Guam: America retook it at great cost

In light of North Korea’s threats to attack Guam, we should consider the sacrifice America made to retake and hold what American military leaders called “the  key to the Pacific.” This strategic island in the Marianas chain includes Guam, Saipan and Tinian, where America launched constant attacks and two atomic bombs, assembled at Tinian, which just one year later  brought Japan’s maniacal Emperor to his knees.

Here’s Guam

According to U. S. military Background Briefing #44 (issued form CincPac HQ at Guam), 19 July 1945, Guam is an island of 225 square miles. It was discovered by Magellan in 1521. The United States got possession of it by the Treaty of Paris in 1898 at the close of the Spanish-American war. Guam is in the heart of Micronesia, a group of 1,400 islands, measuring some 1,300 miles north and south and some 3,000 miles East and West, reaching within 2,000 miles of the Hawaiian Islands and 500 miles of the Philippines. It is the largest landmass between Hawaii and the Philippines, a distance of 5,000 miles, as well as the largest between Japan and New Guinea, a distance of 2,200 miles. Its position is most strategic and the key to the Pacific

It is also 2,100 miles southeast of North Korea. Its current congresswoman, Madeline Z. Bordallo, is a member the the distinguished native Chamorrro family of Guam’s first President of the House Council,Baltazar J, Bordallo,. Throughout the postwar period,  who traveled to Washington in 1936 to lobby for for U. S. Citizenship for the people of Guam, finally saw it established, along with a democratic territorial government  structure, by the Guam Organic Act of 1950.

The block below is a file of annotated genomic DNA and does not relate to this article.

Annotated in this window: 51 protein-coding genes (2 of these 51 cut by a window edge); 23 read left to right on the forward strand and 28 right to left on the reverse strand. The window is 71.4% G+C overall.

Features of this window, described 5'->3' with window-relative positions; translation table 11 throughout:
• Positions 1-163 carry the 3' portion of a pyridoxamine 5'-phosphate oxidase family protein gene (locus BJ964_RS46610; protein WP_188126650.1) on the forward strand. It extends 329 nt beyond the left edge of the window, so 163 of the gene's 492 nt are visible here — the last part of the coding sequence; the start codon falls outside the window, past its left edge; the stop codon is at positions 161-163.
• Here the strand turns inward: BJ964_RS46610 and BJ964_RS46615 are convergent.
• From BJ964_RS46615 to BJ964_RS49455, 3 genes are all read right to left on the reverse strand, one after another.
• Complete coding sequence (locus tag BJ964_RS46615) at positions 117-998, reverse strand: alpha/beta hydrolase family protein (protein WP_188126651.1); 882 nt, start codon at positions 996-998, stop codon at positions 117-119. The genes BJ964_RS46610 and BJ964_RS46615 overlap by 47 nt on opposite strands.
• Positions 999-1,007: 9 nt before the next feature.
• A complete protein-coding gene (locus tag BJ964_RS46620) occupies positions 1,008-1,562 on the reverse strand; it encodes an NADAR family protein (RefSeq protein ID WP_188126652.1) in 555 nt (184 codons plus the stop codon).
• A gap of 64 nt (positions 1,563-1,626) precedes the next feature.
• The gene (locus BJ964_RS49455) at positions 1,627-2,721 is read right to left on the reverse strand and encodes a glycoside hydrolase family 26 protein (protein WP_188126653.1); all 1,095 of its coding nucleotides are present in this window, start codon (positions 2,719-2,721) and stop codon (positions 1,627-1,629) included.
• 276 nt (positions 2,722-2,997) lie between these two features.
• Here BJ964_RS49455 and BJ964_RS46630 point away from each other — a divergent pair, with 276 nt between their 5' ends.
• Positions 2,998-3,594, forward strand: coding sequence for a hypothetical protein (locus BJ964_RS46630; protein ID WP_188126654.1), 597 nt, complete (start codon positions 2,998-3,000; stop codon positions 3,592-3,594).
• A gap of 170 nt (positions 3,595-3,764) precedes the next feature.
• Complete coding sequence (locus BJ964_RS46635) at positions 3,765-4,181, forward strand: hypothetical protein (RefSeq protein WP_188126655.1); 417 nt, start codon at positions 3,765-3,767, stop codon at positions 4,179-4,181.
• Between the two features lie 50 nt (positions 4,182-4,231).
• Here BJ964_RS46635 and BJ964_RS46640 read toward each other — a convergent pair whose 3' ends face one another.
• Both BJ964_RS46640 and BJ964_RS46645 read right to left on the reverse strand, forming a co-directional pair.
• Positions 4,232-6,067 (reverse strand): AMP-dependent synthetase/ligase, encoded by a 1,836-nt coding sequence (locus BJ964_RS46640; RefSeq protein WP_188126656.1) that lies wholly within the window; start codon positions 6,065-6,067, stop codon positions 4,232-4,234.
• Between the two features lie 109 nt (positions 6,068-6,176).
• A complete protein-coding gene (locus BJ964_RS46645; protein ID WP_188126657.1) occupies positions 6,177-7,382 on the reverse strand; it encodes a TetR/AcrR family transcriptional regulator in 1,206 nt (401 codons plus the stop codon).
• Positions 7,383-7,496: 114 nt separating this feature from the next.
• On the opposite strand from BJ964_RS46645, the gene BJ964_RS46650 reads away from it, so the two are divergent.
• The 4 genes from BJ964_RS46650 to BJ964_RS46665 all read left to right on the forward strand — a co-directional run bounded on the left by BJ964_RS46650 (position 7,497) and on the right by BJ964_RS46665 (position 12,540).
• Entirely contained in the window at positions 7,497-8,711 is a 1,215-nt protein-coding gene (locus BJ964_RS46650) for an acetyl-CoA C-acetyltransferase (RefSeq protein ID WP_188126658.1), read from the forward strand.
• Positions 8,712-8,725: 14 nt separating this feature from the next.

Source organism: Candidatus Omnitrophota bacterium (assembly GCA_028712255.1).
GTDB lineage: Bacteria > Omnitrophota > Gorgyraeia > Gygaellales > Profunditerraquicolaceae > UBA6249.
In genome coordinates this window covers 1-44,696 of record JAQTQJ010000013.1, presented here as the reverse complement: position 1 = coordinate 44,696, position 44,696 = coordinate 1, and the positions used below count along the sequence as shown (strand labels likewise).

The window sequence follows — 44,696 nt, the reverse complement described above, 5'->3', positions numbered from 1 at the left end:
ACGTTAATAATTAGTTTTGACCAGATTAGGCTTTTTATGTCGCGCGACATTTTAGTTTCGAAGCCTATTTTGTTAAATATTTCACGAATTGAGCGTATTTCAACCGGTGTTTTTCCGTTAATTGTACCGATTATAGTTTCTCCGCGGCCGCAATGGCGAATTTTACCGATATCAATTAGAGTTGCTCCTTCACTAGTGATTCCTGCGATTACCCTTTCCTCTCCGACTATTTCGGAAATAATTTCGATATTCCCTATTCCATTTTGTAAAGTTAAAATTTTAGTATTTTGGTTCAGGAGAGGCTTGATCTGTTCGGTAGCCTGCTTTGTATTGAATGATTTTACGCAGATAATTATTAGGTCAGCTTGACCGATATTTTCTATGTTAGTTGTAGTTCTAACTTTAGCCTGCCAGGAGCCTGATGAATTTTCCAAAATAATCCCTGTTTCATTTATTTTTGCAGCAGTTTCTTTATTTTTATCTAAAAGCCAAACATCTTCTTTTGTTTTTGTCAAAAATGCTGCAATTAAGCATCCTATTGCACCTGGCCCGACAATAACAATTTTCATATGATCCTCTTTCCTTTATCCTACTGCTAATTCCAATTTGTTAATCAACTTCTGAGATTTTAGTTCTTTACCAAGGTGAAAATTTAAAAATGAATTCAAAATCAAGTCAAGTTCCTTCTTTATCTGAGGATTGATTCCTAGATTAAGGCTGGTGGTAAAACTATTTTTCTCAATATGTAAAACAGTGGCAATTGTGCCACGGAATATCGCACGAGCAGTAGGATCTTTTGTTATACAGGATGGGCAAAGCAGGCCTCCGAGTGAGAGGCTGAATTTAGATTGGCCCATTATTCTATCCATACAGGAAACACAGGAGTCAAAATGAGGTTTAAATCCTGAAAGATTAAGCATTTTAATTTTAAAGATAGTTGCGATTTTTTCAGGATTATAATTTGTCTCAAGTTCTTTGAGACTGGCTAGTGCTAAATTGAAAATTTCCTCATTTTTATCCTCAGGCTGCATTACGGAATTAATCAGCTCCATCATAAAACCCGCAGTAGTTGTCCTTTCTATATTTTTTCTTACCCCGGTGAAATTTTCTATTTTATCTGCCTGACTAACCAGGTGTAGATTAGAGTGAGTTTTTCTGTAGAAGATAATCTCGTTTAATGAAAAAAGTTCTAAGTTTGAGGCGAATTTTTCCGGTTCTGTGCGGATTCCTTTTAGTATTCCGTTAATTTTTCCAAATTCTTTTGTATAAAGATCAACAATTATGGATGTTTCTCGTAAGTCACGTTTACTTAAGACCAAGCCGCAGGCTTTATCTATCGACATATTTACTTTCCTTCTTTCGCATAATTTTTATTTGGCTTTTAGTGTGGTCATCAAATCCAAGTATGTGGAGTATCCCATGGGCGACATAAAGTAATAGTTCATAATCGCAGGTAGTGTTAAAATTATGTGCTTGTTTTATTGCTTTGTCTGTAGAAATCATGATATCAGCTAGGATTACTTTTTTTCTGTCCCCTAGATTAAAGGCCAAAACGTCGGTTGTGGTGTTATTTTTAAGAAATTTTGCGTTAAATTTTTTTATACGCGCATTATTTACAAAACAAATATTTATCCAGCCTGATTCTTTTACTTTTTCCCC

America’s sacrifice to win back Guam

The dispatch goes on to say that the island of Guam was declared ‘secured’ on August 10, 1944, just 73 years ago this week. American casualties totaled 1.358 killed 5,636 wounded and 37 missing. Japanese totals were much greater it was the first American populated territory recaptured from the Japanese its 23,000 natives, American nationals, expressed great gratitude and relief to be liberated from 2 ½ years of so-called ‘Asiatic prosperity.’ Not coincidentally, and largely due to this victory, one year and six days later, the Japanese Emperor accepted Truman’s unconditional peace terms and surrendered.

The scoop: a newsman’s dream

My father Ben Green’s ten minutes of fame arrived on August 14, 1945. From his radio outpost at Armed Forces Radio Station WXLI – Guam, he scooped news to the world that Japan would accept President Truman’s tough conditions for surrender. At 2:58 PM his colleague Kani Evans, who was just up the road at CincPac (Commander in Chief – Pacific) headquarters, phoned him out of breath with the news, fresh off the CincPac wire from Domei, the Japanese news agency. As acting manager of the station, Ben slapped it on the air and, two minutes later heard from San Francisco that they didn’t have the story that his listeners had just heard over WXLI. They proceeded to release it to the stateside networks, occasioning celebrations and downtown ticker tape parades across the country in the middle of the night.

The highest ranking private on Guam

The cover of Dad’s biography shows an Armed Forces Radio photo of him pointing out Japan on the map. To learn why Ben left his wife and two young children to enlist  in the roughest, toughest outfit the Americans had ever fielded in battle—including his hilarious misadventures and serious achievements—you’ll want to read Ben’s War with the U. S. Marines, now available for order in paperback, Kindle and e-book at Barnes & Noble, most bookstores and and online sites, please visit my website, and and get your own copy.

Peter

Peter H. Green, Author, and Architect

Until next time, good words to you,

 

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